Coal-industry group's study suggests higher energy costs weigh on poor the most

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The American Coalition for Clean Coal Electricity (ACCCE) recently released a study that suggests lower- and middle-income families suffer the most when energy prices increase.

The recently published study is the 2016 edition of the “Energy Expenditures by American Families” report. The study -- using data from the U.S. Bureau of Labor Statistics, the U.S. Census Bureau and the U.S. Energy Information Administration -- found that 40 percent of U.S. families, or 51 million households, earns $1,643 per month, with 17 percent going toward energy bills. For the poorest 25 million families, that number is 22 percent.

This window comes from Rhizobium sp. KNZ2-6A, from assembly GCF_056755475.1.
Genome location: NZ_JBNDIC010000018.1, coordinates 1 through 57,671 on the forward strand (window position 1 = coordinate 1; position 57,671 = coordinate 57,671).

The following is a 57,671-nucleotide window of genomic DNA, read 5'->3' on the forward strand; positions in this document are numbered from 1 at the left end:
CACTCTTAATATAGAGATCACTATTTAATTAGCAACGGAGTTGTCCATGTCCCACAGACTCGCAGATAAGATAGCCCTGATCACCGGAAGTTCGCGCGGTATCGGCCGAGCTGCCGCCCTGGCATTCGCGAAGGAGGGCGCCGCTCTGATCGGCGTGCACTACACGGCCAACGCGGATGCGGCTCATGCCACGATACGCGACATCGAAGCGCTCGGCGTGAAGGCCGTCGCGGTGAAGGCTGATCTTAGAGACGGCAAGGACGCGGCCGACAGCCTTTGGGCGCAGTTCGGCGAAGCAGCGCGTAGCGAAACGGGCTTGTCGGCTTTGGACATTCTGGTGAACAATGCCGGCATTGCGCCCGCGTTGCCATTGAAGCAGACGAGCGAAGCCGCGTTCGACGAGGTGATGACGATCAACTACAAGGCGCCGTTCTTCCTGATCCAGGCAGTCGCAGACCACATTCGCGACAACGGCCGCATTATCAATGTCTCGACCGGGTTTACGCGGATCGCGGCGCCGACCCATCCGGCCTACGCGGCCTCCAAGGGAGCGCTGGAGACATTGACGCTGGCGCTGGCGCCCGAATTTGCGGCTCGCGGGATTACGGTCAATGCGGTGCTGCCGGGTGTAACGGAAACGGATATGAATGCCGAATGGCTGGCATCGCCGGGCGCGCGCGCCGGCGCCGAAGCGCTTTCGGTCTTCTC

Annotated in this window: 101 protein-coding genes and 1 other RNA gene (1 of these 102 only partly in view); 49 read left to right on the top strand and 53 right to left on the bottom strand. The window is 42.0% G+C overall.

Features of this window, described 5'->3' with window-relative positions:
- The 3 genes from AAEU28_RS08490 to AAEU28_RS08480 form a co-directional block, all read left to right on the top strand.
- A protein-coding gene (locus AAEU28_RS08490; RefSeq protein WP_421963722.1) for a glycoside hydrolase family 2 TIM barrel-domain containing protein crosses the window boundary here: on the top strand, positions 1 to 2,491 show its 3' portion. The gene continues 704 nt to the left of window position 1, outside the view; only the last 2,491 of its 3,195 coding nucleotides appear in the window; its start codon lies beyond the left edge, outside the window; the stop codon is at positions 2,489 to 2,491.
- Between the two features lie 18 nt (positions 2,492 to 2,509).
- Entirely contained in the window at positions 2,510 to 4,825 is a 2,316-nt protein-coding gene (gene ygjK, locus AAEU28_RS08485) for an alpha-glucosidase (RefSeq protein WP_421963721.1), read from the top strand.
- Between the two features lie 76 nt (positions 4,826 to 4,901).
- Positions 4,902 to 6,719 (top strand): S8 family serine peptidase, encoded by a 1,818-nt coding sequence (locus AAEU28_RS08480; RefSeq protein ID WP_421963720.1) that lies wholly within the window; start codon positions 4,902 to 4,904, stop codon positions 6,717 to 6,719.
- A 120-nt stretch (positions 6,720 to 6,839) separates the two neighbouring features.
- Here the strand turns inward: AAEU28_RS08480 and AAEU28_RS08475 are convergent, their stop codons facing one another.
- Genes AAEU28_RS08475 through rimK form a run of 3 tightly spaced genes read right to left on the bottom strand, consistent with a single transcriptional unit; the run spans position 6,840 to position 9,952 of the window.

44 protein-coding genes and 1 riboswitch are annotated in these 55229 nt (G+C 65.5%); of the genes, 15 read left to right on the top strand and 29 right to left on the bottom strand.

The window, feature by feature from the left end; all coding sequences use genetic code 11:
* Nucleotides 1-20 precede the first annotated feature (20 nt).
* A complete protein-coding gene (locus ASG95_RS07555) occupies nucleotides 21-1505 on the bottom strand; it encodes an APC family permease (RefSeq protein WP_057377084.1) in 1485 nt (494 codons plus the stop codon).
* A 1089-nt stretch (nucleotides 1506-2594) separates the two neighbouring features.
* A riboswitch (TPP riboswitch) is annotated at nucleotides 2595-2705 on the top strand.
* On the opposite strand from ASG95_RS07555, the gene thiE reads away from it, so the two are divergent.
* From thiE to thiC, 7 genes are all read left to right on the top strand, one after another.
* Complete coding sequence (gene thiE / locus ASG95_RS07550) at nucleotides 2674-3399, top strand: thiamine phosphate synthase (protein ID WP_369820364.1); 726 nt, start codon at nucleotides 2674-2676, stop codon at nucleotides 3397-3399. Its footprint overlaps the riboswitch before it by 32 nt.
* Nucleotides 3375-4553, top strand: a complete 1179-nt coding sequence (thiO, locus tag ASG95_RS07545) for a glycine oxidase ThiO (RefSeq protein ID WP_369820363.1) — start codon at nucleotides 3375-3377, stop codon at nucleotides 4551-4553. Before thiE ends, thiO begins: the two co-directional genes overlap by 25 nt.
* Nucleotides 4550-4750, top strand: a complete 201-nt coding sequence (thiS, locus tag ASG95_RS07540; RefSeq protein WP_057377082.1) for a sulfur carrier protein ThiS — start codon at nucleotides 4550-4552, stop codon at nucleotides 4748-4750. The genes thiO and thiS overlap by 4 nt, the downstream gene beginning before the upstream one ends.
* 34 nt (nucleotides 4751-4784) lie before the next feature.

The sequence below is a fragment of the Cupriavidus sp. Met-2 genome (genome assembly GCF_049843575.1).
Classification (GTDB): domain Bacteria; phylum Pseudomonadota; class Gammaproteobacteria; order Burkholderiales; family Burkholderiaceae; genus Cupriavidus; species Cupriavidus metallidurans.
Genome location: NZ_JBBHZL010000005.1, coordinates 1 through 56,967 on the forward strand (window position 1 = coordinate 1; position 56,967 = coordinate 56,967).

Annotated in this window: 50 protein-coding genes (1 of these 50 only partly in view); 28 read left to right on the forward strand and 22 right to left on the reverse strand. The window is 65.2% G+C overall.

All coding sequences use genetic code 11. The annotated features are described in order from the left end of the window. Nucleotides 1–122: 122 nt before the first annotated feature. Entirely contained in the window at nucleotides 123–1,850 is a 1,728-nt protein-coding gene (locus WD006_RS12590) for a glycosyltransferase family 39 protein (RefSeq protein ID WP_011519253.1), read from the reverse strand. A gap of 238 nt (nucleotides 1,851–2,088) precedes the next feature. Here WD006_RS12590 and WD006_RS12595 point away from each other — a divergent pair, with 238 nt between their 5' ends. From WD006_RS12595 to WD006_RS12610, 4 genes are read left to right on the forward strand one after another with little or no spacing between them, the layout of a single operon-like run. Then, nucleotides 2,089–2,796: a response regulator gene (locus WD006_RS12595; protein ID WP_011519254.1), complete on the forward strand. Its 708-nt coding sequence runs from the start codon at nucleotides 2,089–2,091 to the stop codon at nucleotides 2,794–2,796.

“It is a sad fact that family incomes have been declining, and that forces families to make difficult decisions whether to spend their shrinking take-home pay on food, clothing, health care, or electricity,” ACCCE President and CEO Mike Duncan said. “Using all of our country’s abundant resources, including coal, helps lower- and middle-income families by keeping electricity prices affordable.”

The ACCCE said electricity derived from coal can keep costs down and said the industry has cut emissions by 92 percent since the 1970s.

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American Coalition for Clean Coal Electricity (ACCCE)

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